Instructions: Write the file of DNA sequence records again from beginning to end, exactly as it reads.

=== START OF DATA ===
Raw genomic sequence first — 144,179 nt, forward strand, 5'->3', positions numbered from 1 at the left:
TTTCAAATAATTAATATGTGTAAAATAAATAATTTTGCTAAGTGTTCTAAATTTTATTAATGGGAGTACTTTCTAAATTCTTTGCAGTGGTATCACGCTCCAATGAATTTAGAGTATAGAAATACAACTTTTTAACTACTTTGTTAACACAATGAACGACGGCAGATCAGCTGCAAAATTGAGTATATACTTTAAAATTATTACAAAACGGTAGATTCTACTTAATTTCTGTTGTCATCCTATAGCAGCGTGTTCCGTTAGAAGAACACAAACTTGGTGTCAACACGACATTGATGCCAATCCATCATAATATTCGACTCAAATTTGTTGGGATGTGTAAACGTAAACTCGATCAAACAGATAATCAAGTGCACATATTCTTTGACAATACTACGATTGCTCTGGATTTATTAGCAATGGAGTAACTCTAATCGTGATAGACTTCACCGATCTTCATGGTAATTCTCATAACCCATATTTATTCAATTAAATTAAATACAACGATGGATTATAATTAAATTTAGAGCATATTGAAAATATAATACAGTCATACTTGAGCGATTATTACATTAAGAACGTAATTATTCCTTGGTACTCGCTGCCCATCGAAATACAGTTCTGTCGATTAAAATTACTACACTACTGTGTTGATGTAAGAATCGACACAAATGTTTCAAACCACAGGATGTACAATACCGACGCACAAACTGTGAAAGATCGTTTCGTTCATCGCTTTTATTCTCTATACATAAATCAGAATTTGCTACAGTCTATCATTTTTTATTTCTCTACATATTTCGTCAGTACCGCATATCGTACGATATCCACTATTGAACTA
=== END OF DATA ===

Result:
Raw genomic sequence first — 144,179 nt, forward strand, 5'->3', positions numbered from 1 at the left:
TTTCAAATAATTAATATGTGTAAAATAAATAATTTTGCTAAGTGTTCTAAATTTTATTAATGGGAGTACTTTCTAAATTCTTTGCAGTGGTATCACGCTCCAATGAATTTAGAGTATAGAAATACAACTTTTTAACTACTTTGTTAACACAATGAACGACGGCAGATCAGCTGCAAAATTGAGTATATACTTTAAAATTATTACAAAACGGTAGATTCTACTTAATTTCTGTTGTCATCCTATAGCAGCGTGTTCCGTTAGAAGAACACAAACTTGGTGTCAACACGACATTGATGCCAATCCATCATAATATTCGACTCAAATTTGTTGGGATGTGTAAACGTAAACTCGATCAAACAGATAATCAAGTGCACATATTCTTTGACAATACTACGATTGCTCTGGATTTATTAGCAATGGAGTAACTCTAATCGTGATAGACTTCACCGATCTTCATGGTAATTCTCATAACCCATATTTATTCAATTAAATTAAATACAACGATGGATTATAATTAAATTTAGAGCATATTGAAAATATAATACAGTCATACTTGAGCGATTATTACATTAAGAACGTAATTATTCCTTGGTACTCGCTGCCCATCGAAATACAGTTCTGTCGATTAAAATTACTACACTACTGTGTTGATGTAAGAATCGACACAAATGTTTCAAACCACAGGATGTACAATACCGACGCACAAACTGTGAAAGATCGTTTCGTTCATCGCTTTTATTCTCTATACATAAATCAGAATTTGCTACAGTCTATCATTTTTTATTTCTCTACATATTTCGTCAGTACCGCATATCGTACGATATCCACTATTGAACTA